criticisms of the Megarian thesis and attempt to formulate in such a way as to show that Aristotle has not refuted it." (p. 105)

  29. Santos, Ricardo. 2019. "The Pre-Analytic History of the Sorites Paradox." In The Sorites Paradox, edited by Oms, Sergi and Zardini, Elia, 289-306. Cambridge: Cambridge University Press.

    "Most probably, we owe the discovery of the Sorites Paradox to Eubulides of Miletus.

    Eubulides was a philosopher of the Megarian school and a contemporary of Aristotle, who distinguished himself by his outstanding argumentative capacities. Unfortunately, we know very little about him. But Diogenes Laertius(2) attributes to him the formulation of seven arguments ‘with interrogative form’, among which we find the Liar (pseudomenon), the Heaper (sôritês) and the Bald Man (phalakron). Sextus Empiricus(3) says that logic was the only part of philosophy to which Eubulides dedicated himself and, according to Philodemus, he despised every argument that did not contain syllogisms,(4) thus reinforcing his

    image of a ‘rigorous dialectician’. But Eubulides was also a polemist, frequently accused of using eristic arguments.(5) He was notorious for his great animosity against Aristotle, against whom he wrote a whole book." (p. 289)

    (2) In II 108.

    (3) Adv. math. VII 13.

    (4) Cf. Muller (1985, [Les Mégariques: Fragments et témoignages. Traduits et commentés. Paris:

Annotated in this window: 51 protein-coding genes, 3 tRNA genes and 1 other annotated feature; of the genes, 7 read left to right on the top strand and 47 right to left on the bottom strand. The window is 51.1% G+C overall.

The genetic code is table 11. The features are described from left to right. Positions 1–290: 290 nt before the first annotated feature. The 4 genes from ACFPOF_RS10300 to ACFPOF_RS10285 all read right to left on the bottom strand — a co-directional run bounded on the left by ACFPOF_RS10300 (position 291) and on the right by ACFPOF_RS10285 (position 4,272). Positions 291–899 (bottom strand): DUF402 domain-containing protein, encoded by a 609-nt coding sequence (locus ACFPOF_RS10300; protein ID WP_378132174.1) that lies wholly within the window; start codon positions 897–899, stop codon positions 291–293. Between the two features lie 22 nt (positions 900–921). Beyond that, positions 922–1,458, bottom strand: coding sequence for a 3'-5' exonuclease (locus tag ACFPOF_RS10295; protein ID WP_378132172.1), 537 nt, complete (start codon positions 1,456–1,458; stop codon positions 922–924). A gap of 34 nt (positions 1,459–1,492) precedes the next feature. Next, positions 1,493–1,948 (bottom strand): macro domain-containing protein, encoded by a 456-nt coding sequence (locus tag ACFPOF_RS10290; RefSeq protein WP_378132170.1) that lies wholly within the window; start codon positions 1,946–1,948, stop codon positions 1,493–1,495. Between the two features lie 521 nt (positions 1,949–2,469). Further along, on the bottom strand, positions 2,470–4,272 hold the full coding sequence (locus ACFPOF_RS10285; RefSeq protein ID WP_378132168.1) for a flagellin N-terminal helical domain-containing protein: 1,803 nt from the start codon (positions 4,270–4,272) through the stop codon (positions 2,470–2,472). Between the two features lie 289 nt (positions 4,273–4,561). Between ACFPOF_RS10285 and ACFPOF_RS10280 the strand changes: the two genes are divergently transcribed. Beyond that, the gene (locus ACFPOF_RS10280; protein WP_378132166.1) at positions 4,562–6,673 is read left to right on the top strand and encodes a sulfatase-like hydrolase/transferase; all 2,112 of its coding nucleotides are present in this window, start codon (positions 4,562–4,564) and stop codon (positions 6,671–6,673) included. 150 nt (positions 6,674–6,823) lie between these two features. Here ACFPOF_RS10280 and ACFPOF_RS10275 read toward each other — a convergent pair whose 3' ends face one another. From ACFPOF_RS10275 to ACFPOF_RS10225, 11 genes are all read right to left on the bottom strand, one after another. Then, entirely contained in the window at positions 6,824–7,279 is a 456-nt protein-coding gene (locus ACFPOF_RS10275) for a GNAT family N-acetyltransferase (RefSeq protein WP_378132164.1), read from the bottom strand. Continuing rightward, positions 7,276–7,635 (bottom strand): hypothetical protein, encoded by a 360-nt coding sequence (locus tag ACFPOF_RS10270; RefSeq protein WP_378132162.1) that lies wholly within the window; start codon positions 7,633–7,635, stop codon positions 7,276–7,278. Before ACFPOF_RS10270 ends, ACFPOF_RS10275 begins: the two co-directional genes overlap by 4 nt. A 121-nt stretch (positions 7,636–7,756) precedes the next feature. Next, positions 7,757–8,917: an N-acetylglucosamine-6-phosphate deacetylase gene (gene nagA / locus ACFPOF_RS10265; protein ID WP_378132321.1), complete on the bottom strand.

Librairie Philosophique J. Vrin] frag. 88 ad fine, p. 36).

    (5) An eristic argument, as Plato and Aristotle characterised it, is a bad argument, based upon some tricky fallacy, used for purely competitive purposes, i.e. aiming at victory rather than knowledge.

  30. Sedley, David. 1977. "Diodorus Cronus and Hellenistic Philosophy." Proceedings of the Cambridge Philological Society no. 23:74-120.

    Reprinted in: Terence Irwin (ed.), Hellenistic Philosophy (Classical Philosophy Collected Papers vol. 8), New York: Routledge, 1995, pp. 270-315.

    "During the last four decades historians of ancient logic have become increasingly aware of the importance of Diodorus Cronus and his pupil Philo as pioneers of the propositional logic which came to flourish in the Stoa. Their direct influence has so far been recognised in two main areas of Hellenistic controversy -- the validity-criteria for conditional propositions, and the definition of the modal terms 'possible' and 'necessary'. But some broader questions have not been satisfactorily answered. What wee Diodorus' own philosophical allegiances and antecedents? What is his place in the history of Greek philosophy? How far-reaching was his influence on the post-Aristotelian philosophers?